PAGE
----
Don’t let the one-tooth grin, chubby arms and baby talk fool you. Inside the cutest package ever burns a fierce determination to do the impossible: walk.
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But when should your baby start walking, and what are the signs it’s going to happen soon? Pediatrician Michele Marshall, MD, has your baby-walking bible.
While the average age for babies to start walking is about 12 months, some take their first steps even earlier or much later. “Babies can start walking as early as 9 months,” Dr. Marshall says. “It’s also normal for babies to take more time and start walking at 17 or 18 months.”
Once they get going, they may not master this new skill right away. “Expect that wide-based gait for a while,” Dr. Marshall says. “It takes a bit of time to get their balance. Your child might not be up and running until around 15 to 18 months old.”
How do you know your baby is getting close to life on the go? At around 9 to 12 months, watch for these signs your baby will walk soon:
While some babies crawl, too, it’s not necessarily a prerequisite to walking. “Some babies only commando crawl (pulling themselves along on their stomach). Others crawl on their hands and knees or skip crawling altogether,” Dr. Marshall notes. “What’s most important is the ability to independently pull themselves up to a complete stand. That’s the big milestone that occurs just before babies start independently walking.”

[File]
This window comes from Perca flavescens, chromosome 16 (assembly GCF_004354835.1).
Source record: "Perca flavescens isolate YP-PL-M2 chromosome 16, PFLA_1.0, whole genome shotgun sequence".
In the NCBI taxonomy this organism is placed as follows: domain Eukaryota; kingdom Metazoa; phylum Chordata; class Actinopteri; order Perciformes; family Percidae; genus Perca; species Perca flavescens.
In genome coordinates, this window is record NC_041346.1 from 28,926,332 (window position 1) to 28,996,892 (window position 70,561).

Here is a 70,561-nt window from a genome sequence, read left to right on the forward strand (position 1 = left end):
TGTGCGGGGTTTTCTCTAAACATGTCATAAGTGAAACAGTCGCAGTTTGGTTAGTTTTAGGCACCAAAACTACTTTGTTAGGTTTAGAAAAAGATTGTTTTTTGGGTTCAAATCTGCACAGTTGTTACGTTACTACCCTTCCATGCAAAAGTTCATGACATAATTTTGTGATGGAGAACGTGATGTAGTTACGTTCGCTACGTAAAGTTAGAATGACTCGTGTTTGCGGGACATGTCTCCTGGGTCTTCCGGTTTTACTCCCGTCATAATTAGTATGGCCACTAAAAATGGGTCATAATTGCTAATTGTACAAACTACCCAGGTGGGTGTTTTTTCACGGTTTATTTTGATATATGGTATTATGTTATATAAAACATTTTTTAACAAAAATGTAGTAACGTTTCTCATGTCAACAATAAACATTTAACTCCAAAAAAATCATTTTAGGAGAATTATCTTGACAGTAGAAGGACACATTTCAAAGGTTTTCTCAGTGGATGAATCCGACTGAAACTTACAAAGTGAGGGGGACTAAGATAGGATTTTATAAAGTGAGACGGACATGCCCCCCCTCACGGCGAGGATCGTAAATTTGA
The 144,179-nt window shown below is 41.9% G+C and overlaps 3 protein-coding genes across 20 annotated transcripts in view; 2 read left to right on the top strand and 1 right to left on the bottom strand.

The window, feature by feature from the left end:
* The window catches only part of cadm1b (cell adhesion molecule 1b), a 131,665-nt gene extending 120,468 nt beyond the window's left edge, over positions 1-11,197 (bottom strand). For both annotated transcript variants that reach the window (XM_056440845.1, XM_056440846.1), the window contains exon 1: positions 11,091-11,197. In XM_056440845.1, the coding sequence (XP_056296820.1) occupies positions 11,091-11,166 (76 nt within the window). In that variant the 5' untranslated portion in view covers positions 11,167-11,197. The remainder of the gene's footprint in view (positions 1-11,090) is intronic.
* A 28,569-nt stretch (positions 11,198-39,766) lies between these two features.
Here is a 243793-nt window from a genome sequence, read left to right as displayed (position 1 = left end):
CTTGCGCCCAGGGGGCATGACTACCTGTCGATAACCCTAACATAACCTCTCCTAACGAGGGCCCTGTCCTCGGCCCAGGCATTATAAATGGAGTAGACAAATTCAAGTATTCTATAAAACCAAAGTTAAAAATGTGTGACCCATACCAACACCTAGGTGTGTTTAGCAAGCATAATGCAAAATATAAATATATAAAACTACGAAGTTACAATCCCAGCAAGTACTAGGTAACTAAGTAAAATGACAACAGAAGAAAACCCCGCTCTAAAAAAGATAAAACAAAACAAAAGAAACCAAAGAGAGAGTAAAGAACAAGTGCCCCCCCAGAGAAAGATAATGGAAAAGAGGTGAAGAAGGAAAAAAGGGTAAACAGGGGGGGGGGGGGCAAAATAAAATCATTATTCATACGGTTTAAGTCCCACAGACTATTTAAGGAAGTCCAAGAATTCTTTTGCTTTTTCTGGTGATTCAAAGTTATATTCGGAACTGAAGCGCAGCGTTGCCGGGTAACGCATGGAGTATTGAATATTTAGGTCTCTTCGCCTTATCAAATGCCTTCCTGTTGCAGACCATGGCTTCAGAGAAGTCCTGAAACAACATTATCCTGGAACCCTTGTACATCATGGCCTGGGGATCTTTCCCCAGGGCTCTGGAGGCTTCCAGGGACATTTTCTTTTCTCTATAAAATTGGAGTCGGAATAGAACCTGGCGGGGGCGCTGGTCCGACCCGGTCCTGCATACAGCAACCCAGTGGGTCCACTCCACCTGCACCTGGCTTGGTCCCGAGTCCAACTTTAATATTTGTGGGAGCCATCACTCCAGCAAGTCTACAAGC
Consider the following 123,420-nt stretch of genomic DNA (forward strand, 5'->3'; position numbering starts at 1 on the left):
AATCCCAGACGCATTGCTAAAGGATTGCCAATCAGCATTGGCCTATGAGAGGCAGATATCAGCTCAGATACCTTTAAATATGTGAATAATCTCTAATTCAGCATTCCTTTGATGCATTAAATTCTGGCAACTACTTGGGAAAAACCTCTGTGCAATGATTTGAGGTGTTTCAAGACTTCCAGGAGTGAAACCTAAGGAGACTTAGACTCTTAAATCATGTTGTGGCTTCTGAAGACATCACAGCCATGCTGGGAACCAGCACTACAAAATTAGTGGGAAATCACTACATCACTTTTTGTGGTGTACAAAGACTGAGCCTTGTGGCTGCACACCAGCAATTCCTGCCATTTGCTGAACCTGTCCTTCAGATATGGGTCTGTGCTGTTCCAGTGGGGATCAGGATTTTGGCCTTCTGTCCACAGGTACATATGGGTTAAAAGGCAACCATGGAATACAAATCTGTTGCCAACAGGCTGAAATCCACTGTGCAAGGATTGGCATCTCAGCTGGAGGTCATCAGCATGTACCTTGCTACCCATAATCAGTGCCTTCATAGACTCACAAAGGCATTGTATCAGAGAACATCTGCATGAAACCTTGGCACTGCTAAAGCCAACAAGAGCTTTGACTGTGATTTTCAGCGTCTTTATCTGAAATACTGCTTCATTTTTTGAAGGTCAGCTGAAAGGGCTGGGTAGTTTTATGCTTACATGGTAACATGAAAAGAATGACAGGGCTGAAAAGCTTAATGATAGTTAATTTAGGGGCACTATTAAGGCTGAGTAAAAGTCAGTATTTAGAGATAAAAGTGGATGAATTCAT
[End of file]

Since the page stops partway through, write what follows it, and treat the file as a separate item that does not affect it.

If your little one just can’t seem to get over the hump, Dr. Marshall recommends a few ways to encourage your baby to walk:
She also cautions against leaving your child unattended as they practice their new skill. “If you need to step away for a minute, put your baby in a play area that they can’t escape from or in their crib or portable playard. Babies always find something to get into, so the best thing to do is get down on all fours and look around to see any dangers you need to block off.”
While tiny shoes can melt even the hardest of hearts, they’re not necessary for a child to learn to walk properly.
“We need shoes when we’re protecting our feet or going outside,” Dr. Marshall says, “but within the home, bare feet or socks with rubber grips on the bottom are just fine.”
In fact, being barefoot may help your child feel the floor better, which could actually help them move along.
Keep in mind that what’s healthy and normal for one child may not be for another. Every child grows and develops at their own pace.
Talk to your pediatrician, though, if your child achieves all the milestones leading up to walking but isn’t walking independently by 18 months old. Those milestones include:
“If they’re achieving all of those, be patient because they may just need more time,” Dr. Marshall says. “But if you have any concerns about when your baby should be walking or meeting other physical milestones, we’re here to help.”